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The Senate Budget Committee will hold a hearing on Thursday to examine the economic and social benefits of implementing Medicare for All to combat the current health care crisis, Chairman Sen. Bernie Sanders (I-Vermont) announced on Monday.

The COVID pandemic, which has claimed over 1 million lives in the U.S. so far, has highlighted the inequities in the U.S. health care system — which were already vast before the pandemic, Sanders wrote in a press release. The senator’s plea, which he has been making for years, is a familiar one: now, more than ever, the U.S. must catch up to every other wealthy country in the world and implement universal health care.

Estimates show that nearly 27 million Americans and their families lost their health care coverage when they lost their jobs due to COVID-19,” Sanders said in a tweet on Tuesday. “Let me be clear: health care is a human right, not a job benefit. Yes. It’s time for Medicare for All.”

The hearing, entitled “Medicare for All: Protecting Health, Saving Lives, Saving Money,” will feature testimony from health and policy experts, as well as testimony from the director of the Congressional Budget Office (CBO), which has previously analyzed how a single-payer health care system would impact the U.S. budget.

As Sanders pointed out, the U.S. spends twice as much per capita on health care as the average wealthy country, but has the lowest life expectancy and fewer physician visits than in most other wealthy countries, according to The Commonwealth Fund. Over a quarter of the entire U.S. adult population is not insured or is underinsured because of the country’s highly exclusive private health care system; as a result, tens of thousands of Americans die each year because they either put off or don’t seek medical care when they need it, the press release says.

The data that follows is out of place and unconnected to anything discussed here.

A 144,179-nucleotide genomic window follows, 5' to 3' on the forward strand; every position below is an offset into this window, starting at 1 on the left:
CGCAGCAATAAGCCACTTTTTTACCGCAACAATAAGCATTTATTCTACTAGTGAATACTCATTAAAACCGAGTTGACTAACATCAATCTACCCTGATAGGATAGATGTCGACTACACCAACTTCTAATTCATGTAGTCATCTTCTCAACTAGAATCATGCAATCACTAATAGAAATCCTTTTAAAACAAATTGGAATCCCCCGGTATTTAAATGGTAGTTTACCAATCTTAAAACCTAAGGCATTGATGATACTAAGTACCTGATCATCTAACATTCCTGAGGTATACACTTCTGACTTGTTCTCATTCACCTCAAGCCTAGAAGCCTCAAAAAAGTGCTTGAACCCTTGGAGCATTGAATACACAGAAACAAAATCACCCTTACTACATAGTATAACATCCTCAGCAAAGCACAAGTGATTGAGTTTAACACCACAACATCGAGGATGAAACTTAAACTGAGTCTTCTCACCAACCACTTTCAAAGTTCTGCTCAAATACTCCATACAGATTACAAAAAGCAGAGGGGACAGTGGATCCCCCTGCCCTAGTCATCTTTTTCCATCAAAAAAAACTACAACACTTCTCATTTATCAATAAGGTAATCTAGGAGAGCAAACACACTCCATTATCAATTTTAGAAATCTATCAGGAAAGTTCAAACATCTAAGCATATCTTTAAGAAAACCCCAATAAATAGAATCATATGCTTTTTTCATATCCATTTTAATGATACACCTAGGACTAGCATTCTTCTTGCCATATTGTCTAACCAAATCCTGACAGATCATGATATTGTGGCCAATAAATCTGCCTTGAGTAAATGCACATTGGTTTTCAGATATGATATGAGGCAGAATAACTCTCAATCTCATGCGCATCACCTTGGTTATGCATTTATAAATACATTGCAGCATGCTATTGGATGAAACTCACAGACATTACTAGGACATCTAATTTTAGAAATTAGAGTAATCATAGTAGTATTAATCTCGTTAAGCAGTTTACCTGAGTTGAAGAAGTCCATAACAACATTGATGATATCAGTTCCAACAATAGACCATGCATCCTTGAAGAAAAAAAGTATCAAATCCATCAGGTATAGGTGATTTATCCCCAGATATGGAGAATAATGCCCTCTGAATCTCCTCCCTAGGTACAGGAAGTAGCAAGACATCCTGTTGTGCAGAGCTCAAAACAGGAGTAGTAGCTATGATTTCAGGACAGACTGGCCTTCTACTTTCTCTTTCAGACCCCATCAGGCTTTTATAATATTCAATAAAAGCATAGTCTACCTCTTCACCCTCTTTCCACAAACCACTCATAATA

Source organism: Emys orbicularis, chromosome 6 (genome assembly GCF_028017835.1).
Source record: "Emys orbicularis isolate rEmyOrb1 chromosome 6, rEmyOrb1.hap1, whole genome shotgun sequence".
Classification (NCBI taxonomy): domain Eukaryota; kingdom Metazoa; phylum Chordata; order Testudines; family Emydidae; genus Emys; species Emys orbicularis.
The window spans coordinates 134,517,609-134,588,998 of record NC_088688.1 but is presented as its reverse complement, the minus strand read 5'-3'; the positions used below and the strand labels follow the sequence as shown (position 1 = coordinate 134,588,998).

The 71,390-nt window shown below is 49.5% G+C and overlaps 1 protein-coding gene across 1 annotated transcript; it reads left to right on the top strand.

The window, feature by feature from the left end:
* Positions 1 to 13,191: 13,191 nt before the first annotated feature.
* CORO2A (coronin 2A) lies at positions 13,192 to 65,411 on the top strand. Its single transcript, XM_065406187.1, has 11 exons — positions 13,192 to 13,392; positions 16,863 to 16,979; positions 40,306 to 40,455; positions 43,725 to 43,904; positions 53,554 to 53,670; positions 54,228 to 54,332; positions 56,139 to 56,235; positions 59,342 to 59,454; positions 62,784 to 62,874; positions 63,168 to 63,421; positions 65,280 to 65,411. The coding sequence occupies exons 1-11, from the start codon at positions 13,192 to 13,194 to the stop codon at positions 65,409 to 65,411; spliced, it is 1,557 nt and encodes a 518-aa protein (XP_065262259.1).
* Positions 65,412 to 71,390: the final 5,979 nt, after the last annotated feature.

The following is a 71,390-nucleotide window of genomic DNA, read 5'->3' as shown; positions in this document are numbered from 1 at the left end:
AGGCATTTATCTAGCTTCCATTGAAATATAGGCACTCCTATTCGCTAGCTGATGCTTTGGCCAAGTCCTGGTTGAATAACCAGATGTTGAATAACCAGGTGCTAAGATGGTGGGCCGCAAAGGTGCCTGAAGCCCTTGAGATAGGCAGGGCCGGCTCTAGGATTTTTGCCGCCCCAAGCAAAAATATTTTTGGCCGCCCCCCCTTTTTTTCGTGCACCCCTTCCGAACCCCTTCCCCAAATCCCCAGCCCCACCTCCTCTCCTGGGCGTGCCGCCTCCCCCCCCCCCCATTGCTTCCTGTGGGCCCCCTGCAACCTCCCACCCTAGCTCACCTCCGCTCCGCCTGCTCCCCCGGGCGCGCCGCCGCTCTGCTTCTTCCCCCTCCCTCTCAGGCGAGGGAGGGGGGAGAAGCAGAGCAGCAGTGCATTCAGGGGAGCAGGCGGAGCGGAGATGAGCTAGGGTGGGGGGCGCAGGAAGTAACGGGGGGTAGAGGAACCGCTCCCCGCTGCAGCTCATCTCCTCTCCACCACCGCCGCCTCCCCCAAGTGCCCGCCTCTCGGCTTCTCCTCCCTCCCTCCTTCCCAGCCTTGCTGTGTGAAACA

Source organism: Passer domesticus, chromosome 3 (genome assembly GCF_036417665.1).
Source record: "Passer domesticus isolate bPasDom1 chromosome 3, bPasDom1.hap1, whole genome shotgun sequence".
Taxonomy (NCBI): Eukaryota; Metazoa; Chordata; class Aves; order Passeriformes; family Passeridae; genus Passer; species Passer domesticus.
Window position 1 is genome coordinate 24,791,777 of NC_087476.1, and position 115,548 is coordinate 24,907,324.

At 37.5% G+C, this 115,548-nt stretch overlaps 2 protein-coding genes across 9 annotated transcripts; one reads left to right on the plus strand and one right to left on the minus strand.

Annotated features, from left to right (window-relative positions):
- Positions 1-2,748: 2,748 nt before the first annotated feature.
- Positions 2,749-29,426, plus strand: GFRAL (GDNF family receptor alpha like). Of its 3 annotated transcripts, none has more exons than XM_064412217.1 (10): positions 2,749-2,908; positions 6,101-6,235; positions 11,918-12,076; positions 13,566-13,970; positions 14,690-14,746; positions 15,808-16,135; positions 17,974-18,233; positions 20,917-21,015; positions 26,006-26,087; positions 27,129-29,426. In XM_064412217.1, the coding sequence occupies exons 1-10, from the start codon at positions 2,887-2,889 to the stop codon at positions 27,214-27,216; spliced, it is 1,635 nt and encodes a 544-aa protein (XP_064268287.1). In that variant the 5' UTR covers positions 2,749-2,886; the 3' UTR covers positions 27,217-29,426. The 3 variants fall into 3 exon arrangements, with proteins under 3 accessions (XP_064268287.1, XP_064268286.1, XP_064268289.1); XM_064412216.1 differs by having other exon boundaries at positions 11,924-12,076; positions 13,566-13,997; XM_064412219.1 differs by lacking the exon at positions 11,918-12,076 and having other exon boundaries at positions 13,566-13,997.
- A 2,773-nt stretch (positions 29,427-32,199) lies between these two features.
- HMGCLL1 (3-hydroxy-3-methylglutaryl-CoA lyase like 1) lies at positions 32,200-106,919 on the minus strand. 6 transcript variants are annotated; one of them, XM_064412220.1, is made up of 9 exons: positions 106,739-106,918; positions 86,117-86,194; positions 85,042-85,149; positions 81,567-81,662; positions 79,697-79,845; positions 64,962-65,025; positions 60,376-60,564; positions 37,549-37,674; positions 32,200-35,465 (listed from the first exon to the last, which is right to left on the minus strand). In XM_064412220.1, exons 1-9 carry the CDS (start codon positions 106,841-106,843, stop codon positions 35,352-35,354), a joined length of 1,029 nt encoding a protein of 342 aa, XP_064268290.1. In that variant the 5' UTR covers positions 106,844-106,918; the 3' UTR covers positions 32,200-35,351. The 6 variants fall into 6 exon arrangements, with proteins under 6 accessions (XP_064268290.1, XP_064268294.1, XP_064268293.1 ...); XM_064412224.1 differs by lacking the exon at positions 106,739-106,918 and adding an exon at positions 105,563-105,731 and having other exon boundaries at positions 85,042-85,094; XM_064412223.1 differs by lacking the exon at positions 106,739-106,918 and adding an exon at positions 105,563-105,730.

These inequities have been made starker by the pandemic. As tens of millions of families lost health insurance due to pandemic-related layoffs, unequal access to health insurance created large disparities in health outcomes between people who are insured and people who are uninsured.

Implementing Medicare for All would be immensely beneficial for health outcomes and equity in the U.S., the press release goes on — and it would also come with economic benefits.

“[E]stimates show that Medicare for All could save 68,000 lives per year, and numerous studies find that Medicare for All saves the American people and the U.S. health care system billions of dollars a year,” the press release says.

“According to the Congressional Budget Office, Medicare for All would save $650 billion each year, improve the economy, and eliminate all out-of-pocket health care costs,” the press release continues. “Even a study done by the right-wing Mercatus Center estimated that Medicare for All would save more than $2 trillion over a decade.”

In March, Sanders vowed that he would soon reintroduce his Medicare for All bill, which he has reintroduced several times over the past decade or so.

Lawmakers in the House have also been advocating for the proposal, and progressive representatives held the first pandemic-era hearing on the topic in March. Earlier this year, Rep. Pramila Jayapal’s (D-Washington) version of the bill gained a record 121 cosponsors in the House — far short of the roughly 218 votes needed to pass the House, but a sign that the idea is gaining momentum among the Democratic caucus.

The measure is popular among the public. According to a poll from Morning Consult/Politico last year, 55 percent of Americans support Medicare for All, while only 32 percent oppose it; a poll in 2020 by The Hill/HarrisX found that 69 percent of voters support Medicare for All.



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